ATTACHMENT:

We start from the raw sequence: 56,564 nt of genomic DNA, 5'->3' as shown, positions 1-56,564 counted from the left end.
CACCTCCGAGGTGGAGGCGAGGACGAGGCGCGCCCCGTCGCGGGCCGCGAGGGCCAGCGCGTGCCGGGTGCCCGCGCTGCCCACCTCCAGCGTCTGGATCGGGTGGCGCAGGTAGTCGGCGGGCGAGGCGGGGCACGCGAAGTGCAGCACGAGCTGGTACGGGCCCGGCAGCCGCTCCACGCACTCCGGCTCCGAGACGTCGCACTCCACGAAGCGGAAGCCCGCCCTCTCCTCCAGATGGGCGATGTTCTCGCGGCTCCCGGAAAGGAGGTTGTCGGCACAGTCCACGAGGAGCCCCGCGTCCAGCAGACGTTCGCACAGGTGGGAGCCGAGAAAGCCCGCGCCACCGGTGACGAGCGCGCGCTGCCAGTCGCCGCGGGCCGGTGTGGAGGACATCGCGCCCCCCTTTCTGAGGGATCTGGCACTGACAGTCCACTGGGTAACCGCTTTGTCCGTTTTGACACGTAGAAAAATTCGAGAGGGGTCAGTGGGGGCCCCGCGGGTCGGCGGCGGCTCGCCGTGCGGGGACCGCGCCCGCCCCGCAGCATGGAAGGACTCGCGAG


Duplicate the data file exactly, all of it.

We start from the raw sequence: 56,564 nt of genomic DNA, 5'->3' as shown, positions 1-56,564 counted from the left end.
CACCTCCGAGGTGGAGGCGAGGACGAGGCGCGCCCCGTCGCGGGCCGCGAGGGCCAGCGCGTGCCGGGTGCCCGCGCTGCCCACCTCCAGCGTCTGGATCGGGTGGCGCAGGTAGTCGGCGGGCGAGGCGGGGCACGCGAAGTGCAGCACGAGCTGGTACGGGCCCGGCAGCCGCTCCACGCACTCCGGCTCCGAGACGTCGCACTCCACGAAGCGGAAGCCCGCCCTCTCCTCCAGATGGGCGATGTTCTCGCGGCTCCCGGAAAGGAGGTTGTCGGCACAGTCCACGAGGAGCCCCGCGTCCAGCAGACGTTCGCACAGGTGGGAGCCGAGAAAGCCCGCGCCACCGGTGACGAGCGCGCGCTGCCAGTCGCCGCGGGCCGGTGTGGAGGACATCGCGCCCCCCTTTCTGAGGGATCTGGCACTGACAGTCCACTGGGTAACCGCTTTGTCCGTTTTGACACGTAGAAAAATTCGAGAGGGGTCAGTGGGGGCCCCGCGGGTCGGCGGCGGCTCGCCGTGCGGGGACCGCGCCCGCCCCGCAGCATGGAAGGACTCGCGAG